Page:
The Imperial Visit

By David Ritter - 27 May 2011

It was the week when the Emperor came to London and the Great Hall of Westminster was packed to hear his address. A row of three ex Prime Ministers plus the incumbent, were joined by the Lord Chancellor, the Speaker of the House of Commons, various lords and ladies, and the membership of the House of Commons. Even Forrest Gump was there (or given the number of D-Day references in the speech, perhaps it was Captain John H. Miller?). Before the event, the twitterverse had been all aflutter among those who had the hottest ticket in town. Barack Obama might have been Prince Edward, circa 1927 as the vicarious spirit of I've danced with a man, who's danced with a girl, who's danced with the Prince of Wales seized those with even the scantiest of connections to the visit of the Emperor.

As I’ve noted previously and elsewhere, it does not require a fevered radical imagination to interpret American influence as imperial in nature, with Washington at the apex of a vast complex of global power. And to be clear, casting the US in an imperial light is not to reach a normative conclusion about the uses to which that power is put for good and ill, but simply to make an assessment of its scale and functioning. Nor is admiration of many things ‘American’ inconsistent with an analytical assessment that the US bears many of the characteristics of an imperial polity. It might also be added, that while Emperor Obama is an incalculably better man than his predecessor, the imperial nature of the office remains unaltered. The adoration that Obama met in London this week can be read as an expression of the dynamic of empire just as profoundly as the widespread global detestation of George W. Bush.

Obama’s address to Westminster was characteristically elevating. From a critical perspective there was no doubt that dispute could be had with elements of the content, yet only the hardest of hearts could not be touched by the oratory.  Nevertheless, it was also difficult not to hear the echoes that followed the Emperor’s words. In many ways, the United States is an increasingly hollowed out country. Spending more on its military than the rest of the world combined; paying more per capita than any other developed country on earth yet with the worst health outcomes; paying off a vast foreign debt and suffering from a stark and widening economic gap between the super rich and the poor. From the destitute halls of Detroit’s vanished prosperity and broken down dignity, to the clogged penitentiaries of California, the Imperial heartland is in trouble.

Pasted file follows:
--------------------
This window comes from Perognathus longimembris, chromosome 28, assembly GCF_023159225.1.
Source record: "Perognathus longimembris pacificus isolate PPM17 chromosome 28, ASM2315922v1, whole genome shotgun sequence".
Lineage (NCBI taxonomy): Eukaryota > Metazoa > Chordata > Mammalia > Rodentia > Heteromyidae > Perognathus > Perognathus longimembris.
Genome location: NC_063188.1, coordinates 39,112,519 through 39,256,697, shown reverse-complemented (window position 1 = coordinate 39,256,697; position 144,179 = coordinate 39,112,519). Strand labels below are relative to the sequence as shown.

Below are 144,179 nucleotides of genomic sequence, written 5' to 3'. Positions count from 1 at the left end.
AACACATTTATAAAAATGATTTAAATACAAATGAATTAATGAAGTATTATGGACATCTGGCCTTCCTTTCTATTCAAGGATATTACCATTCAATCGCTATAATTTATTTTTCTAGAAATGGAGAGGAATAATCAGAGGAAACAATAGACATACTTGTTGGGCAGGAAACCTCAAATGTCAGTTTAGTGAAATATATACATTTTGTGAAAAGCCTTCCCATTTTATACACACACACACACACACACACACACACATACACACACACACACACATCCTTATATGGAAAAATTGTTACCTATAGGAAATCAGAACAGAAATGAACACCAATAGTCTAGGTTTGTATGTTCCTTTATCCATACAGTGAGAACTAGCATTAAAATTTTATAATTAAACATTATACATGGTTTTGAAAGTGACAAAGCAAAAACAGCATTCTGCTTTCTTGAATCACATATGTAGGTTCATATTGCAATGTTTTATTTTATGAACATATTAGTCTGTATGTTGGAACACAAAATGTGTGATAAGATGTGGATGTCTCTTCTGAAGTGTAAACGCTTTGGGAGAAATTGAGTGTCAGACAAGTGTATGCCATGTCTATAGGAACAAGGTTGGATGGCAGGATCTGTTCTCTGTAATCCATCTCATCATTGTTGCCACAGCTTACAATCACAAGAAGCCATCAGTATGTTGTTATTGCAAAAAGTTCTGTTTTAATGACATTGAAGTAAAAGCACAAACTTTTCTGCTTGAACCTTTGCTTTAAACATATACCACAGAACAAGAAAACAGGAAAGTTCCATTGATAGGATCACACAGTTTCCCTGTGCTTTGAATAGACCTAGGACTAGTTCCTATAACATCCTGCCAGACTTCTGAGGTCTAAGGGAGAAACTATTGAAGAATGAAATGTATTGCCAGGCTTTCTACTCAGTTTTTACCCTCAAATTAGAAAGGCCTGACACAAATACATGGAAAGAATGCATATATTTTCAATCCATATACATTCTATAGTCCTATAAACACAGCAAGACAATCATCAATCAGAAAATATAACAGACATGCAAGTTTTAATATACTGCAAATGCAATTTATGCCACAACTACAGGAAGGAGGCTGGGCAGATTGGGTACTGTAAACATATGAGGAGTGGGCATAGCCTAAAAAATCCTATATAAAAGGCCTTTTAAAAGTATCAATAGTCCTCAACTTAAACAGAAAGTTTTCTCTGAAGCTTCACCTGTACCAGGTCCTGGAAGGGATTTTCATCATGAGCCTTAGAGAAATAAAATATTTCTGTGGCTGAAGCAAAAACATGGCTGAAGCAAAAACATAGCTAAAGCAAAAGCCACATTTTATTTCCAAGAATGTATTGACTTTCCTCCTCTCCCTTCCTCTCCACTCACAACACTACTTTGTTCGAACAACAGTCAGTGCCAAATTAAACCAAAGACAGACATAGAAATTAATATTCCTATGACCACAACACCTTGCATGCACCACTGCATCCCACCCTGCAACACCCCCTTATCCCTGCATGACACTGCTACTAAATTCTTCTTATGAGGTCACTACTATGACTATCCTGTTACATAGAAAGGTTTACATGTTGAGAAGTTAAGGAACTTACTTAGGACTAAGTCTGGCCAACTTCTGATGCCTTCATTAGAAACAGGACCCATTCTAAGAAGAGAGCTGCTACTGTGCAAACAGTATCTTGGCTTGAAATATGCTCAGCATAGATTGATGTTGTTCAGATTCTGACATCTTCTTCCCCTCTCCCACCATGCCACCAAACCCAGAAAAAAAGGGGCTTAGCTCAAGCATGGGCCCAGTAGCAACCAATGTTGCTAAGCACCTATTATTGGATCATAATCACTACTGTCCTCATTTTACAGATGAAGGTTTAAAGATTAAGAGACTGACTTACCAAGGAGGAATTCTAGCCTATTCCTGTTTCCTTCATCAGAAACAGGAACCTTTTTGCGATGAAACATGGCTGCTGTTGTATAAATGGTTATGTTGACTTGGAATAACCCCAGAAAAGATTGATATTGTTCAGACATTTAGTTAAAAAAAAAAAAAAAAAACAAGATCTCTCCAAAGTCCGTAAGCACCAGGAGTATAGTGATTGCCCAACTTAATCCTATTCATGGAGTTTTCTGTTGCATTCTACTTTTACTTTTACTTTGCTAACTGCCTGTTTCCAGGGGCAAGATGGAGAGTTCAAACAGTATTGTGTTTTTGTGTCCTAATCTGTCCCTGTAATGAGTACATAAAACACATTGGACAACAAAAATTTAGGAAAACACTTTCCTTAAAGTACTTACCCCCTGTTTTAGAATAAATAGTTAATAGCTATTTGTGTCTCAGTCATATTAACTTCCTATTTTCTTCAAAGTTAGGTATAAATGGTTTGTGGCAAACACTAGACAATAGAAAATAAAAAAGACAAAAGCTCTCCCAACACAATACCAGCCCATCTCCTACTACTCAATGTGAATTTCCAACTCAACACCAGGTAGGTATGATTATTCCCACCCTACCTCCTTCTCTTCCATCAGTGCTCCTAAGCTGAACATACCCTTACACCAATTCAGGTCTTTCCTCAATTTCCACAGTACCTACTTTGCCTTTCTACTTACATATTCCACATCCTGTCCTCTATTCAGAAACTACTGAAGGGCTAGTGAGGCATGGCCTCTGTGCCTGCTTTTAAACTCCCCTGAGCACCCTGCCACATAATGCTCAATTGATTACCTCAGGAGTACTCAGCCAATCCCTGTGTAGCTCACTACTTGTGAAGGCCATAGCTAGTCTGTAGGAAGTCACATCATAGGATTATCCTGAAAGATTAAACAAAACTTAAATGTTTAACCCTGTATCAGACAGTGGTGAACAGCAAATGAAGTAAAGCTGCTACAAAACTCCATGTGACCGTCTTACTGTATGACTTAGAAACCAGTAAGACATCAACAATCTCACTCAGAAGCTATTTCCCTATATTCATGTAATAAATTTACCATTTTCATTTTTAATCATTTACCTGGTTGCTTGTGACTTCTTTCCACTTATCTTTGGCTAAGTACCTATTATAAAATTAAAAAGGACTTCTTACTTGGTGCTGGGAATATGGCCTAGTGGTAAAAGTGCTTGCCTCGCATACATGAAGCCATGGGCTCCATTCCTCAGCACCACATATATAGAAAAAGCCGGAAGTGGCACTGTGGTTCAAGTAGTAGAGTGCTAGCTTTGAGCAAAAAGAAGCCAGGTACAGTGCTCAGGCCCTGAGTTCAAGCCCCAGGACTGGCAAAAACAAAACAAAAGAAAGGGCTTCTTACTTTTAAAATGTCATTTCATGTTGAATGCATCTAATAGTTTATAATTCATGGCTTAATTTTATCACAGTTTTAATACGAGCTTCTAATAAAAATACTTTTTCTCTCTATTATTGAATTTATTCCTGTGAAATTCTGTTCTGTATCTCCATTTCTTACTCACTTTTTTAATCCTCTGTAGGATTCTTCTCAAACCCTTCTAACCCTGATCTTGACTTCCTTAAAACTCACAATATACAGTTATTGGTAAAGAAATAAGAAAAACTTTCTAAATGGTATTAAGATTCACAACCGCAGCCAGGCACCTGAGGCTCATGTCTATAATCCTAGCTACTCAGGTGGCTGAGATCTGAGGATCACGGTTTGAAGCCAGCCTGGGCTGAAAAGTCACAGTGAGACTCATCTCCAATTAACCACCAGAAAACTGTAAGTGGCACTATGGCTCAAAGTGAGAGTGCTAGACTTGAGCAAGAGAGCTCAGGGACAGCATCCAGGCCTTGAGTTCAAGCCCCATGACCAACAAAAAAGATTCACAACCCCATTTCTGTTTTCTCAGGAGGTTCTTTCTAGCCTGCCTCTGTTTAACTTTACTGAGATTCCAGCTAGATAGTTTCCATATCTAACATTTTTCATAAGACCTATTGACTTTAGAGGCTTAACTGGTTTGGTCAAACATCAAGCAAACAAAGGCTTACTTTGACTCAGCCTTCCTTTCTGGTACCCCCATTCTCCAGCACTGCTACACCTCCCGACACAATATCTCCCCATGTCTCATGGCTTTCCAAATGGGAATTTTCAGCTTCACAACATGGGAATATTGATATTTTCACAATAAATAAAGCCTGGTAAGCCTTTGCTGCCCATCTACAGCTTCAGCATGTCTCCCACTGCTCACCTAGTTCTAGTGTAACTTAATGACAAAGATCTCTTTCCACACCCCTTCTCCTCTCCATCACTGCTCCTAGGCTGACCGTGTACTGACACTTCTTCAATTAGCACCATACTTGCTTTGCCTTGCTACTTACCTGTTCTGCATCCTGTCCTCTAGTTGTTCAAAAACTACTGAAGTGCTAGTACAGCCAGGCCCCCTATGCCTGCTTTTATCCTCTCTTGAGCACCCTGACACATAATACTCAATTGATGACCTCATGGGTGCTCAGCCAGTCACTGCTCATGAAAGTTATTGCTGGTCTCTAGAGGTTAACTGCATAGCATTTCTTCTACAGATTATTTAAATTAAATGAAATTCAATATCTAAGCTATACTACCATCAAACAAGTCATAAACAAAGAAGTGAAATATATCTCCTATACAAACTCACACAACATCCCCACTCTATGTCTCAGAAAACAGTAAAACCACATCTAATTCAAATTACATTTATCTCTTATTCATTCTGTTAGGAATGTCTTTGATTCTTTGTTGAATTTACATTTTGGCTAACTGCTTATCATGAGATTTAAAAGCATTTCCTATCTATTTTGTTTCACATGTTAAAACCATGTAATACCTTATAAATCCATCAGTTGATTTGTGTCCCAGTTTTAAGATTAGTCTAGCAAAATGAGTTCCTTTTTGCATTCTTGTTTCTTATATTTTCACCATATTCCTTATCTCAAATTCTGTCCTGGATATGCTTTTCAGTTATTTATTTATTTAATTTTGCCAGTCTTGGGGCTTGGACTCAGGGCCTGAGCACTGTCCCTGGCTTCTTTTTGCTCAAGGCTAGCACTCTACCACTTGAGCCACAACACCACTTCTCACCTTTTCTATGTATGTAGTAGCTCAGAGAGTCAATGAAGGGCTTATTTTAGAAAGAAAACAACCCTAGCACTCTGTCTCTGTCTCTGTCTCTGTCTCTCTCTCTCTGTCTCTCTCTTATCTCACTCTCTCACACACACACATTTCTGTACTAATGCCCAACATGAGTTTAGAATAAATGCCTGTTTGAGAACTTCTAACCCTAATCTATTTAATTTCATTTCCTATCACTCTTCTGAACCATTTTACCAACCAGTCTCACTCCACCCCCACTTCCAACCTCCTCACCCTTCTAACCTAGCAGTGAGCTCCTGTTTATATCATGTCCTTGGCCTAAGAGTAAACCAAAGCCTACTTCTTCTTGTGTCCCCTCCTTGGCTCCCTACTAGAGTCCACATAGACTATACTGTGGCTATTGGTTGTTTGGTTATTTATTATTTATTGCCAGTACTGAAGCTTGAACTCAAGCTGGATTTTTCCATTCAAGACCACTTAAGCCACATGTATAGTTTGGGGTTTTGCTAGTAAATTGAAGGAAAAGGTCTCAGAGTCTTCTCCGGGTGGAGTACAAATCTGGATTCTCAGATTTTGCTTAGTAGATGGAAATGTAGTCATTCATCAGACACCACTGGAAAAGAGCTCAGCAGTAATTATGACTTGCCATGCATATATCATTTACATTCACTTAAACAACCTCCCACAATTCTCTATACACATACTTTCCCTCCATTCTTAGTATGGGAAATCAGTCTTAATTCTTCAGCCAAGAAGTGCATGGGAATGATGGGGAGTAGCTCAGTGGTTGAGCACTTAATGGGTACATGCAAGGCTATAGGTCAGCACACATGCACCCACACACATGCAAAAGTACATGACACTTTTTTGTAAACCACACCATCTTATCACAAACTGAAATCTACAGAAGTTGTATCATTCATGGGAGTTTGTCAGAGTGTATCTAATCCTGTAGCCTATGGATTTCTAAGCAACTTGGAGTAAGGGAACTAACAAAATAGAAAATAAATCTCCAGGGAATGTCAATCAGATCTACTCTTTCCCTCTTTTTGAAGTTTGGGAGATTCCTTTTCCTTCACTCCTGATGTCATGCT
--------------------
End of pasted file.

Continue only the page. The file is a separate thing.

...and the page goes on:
In order to restore his country, the Emperor must take on the narrow business interests which dominate the politics of Washington. This will require more than charm, elegance and reasonableness: you can’t conciliate the most powerful vested interests that the world has ever seen in to surrendering their chokehold. As others have observed, the Emperor might well turn to one of his most illustrious antecedents for inspiration. In announcing the Second New Deal in 1936, President F.D. Roosevelt said:

We had to struggle with the old enemies of peace--business and financial monopoly, speculation, reckless banking, class antagonism, sectionalism, war profiteering. They had begun to consider the Government of the United States as a mere appendage to their own affairs. We know now that Government by organized money is just as dangerous as Government by organized mob. Never before in all our history have these forces been so united against one candidate as they stand today. They are unanimous in their hate for me--and I welcome their hatred.

Let us hope that the present Emperor has the heart and the will to do what is now again necessary: to take on the old enemies – business and financial monopoly, speculation, reckless banking, class antagonism, sectionalism, war profiteering – and for good and essential measure, take on the fossil fuel lobby and the climate change deniers too. The fate of the Empire depends on it.

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